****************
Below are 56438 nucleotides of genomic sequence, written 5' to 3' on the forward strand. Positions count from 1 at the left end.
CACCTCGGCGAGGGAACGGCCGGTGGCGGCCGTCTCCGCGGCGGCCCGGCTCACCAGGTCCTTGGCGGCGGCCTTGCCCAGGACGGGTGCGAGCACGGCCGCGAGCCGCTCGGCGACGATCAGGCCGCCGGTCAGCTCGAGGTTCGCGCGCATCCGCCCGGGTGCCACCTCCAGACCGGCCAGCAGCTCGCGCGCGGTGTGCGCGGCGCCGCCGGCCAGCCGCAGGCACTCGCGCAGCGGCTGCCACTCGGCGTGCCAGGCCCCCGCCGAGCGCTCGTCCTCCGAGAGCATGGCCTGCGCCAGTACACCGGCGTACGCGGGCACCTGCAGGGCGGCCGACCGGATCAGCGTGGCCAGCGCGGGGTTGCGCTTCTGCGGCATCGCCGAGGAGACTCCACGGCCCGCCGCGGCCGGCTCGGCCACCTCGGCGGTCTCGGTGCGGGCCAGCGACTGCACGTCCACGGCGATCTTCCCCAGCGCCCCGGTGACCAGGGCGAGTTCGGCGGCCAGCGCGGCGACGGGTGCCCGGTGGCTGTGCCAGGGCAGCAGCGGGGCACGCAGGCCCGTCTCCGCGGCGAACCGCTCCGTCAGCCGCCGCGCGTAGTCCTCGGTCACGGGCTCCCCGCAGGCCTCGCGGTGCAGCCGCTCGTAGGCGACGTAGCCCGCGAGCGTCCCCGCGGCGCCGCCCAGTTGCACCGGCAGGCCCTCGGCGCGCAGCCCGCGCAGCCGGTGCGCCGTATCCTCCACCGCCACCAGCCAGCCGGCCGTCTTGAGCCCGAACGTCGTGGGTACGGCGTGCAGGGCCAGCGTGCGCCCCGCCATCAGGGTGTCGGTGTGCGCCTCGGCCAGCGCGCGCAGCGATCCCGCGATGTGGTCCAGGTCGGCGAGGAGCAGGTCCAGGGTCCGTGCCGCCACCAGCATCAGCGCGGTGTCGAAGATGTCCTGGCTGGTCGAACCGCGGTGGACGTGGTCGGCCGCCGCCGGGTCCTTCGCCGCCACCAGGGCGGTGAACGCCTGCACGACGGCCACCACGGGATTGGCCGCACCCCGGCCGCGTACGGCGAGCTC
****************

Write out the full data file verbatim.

Below are 56438 nucleotides of genomic sequence, written 5' to 3' on the forward strand. Positions count from 1 at the left end.
CACCTCGGCGAGGGAACGGCCGGTGGCGGCCGTCTCCGCGGCGGCCCGGCTCACCAGGTCCTTGGCGGCGGCCTTGCCCAGGACGGGTGCGAGCACGGCCGCGAGCCGCTCGGCGACGATCAGGCCGCCGGTCAGCTCGAGGTTCGCGCGCATCCGCCCGGGTGCCACCTCCAGACCGGCCAGCAGCTCGCGCGCGGTGTGCGCGGCGCCGCCGGCCAGCCGCAGGCACTCGCGCAGCGGCTGCCACTCGGCGTGCCAGGCCCCCGCCGAGCGCTCGTCCTCCGAGAGCATGGCCTGCGCCAGTACACCGGCGTACGCGGGCACCTGCAGGGCGGCCGACCGGATCAGCGTGGCCAGCGCGGGGTTGCGCTTCTGCGGCATCGCCGAGGAGACTCCACGGCCCGCCGCGGCCGGCTCGGCCACCTCGGCGGTCTCGGTGCGGGCCAGCGACTGCACGTCCACGGCGATCTTCCCCAGCGCCCCGGTGACCAGGGCGAGTTCGGCGGCCAGCGCGGCGACGGGTGCCCGGTGGCTGTGCCAGGGCAGCAGCGGGGCACGCAGGCCCGTCTCCGCGGCGAACCGCTCCGTCAGCCGCCGCGCGTAGTCCTCGGTCACGGGCTCCCCGCAGGCCTCGCGGTGCAGCCGCTCGTAGGCGACGTAGCCCGCGAGCGTCCCCGCGGCGCCGCCCAGTTGCACCGGCAGGCCCTCGGCGCGCAGCCCGCGCAGCCGGTGCGCCGTATCCTCCACCGCCACCAGCCAGCCGGCCGTCTTGAGCCCGAACGTCGTGGGTACGGCGTGCAGGGCCAGCGTGCGCCCCGCCATCAGGGTGTCGGTGTGCGCCTCGGCCAGCGCGCGCAGCGATCCCGCGATGTGGTCCAGGTCGGCGAGGAGCAGGTCCAGGGTCCGTGCCGCCACCAGCATCAGCGCGGTGTCGAAGATGTCCTGGCTGGTCGAACCGCGGTGGACGTGGTCGGCCGCCGCCGGGTCCTTCGCCGCCACCAGGGCGGTGAACGCCTGCACGACGGCCACCACGGGATTGGCCGCACCCCGGCCGCGTACGGCGAGCTC